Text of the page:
The Kennedy Obsession by John Hellmann

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John F. Kennedy was not only a president, but also a symbol for America's most cherished ideas. In The Kennedy Obsession, John Hellmann takes a thoroughly original approach to understanding Kennedy's star power and his carefully crafted public image. Tracing Kennedy's self-creation as diligent scholar, bashful hero, and sensitive rebel-cued by cultural figures such as Lord Byron, Ernest Hemingway, and Cary Grant-and the images of Kennedy in the aftermath of his assassination, Hellmann reveals the painstaking transformation of private life into public persona, of a man into perhaps the major American myth of our time.


About John Hellmann

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John Hellmann is professor of English at the Ohio State University at Lima and the author of "American Myth and the Legacy of Vietnam" and "Fables of Fact: The New Journalism as New Fiction.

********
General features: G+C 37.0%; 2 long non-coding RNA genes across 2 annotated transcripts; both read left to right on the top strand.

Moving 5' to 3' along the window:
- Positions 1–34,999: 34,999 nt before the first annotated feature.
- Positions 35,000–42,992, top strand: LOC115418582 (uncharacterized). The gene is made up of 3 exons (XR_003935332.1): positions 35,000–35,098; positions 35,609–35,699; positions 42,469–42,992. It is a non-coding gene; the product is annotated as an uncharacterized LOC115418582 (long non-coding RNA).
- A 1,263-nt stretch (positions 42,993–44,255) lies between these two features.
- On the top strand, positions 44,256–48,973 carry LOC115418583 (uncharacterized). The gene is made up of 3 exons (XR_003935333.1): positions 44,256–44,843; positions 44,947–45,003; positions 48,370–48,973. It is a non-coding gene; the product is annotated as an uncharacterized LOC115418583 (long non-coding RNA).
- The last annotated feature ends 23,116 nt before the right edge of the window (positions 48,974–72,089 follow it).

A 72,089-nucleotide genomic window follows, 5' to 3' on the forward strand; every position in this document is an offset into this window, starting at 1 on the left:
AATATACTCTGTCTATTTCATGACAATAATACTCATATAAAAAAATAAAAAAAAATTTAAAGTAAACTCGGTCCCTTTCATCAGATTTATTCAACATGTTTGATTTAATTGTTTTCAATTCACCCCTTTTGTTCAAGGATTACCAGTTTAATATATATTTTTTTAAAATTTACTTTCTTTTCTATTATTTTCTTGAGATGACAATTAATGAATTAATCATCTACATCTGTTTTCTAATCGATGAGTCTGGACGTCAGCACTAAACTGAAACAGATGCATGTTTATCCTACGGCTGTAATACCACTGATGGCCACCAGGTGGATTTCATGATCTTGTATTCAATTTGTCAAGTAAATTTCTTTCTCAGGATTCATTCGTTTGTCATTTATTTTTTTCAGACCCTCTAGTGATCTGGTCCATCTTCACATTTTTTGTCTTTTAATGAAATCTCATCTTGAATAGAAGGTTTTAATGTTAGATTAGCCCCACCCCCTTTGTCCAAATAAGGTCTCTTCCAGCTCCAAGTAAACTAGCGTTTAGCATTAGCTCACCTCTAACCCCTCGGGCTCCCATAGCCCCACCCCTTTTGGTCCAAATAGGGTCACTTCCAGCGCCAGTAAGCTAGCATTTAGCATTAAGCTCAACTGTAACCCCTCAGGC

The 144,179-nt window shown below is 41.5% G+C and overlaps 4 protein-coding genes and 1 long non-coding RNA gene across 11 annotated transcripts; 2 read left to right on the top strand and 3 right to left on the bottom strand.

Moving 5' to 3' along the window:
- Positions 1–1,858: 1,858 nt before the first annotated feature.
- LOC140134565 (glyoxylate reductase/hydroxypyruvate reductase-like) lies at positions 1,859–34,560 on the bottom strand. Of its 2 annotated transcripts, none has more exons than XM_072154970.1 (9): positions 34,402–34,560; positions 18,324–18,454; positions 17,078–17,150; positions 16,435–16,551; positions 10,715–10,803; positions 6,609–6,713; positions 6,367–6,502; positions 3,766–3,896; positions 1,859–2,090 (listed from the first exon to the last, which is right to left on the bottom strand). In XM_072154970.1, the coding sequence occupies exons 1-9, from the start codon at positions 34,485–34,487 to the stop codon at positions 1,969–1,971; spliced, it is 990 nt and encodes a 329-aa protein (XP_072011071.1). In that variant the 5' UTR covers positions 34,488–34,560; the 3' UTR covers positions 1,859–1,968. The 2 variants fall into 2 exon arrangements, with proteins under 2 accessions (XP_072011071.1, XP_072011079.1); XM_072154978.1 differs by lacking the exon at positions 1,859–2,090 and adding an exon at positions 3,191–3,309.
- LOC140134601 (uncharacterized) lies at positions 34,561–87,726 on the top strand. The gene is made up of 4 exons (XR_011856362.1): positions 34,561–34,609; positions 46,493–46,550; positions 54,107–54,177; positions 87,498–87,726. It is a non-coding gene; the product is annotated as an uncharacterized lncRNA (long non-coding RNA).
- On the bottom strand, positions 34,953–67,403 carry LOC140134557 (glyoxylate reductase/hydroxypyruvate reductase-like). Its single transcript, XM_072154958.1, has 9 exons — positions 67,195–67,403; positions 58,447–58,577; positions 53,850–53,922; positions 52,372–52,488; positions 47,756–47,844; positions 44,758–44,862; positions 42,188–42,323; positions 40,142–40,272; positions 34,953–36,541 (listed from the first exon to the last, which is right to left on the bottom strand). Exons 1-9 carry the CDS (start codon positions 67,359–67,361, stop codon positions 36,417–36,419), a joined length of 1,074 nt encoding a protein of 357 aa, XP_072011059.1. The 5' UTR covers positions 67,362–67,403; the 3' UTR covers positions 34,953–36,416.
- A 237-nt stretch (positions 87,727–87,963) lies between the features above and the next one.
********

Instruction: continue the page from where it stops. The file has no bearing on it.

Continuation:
Published September 1, 1997 by Columbia University Press. 224 pages
Genres: Biographies & Memoirs, History, Political & Social Sciences. Non-fiction

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Publishers Weekly

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Hellman, who teaches English at Ohio State--Lima, isn't out to strip away the mythic veneer to disclose all the failings underneath, but rather to show the evolution of those myths in the first place.

Aug 18 1997 | Read Full Review of The Kennedy Obsession

Publishers Weekly

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may even have recognized a correspondence between the macho masquerade he himself performed to cover his `feminine' aspects and the homosexual actor's role."" (Oct.) FYI: Hellman notes that Jackie's White House restoration, ""offered a heightened version of the domestic role of the average housew...

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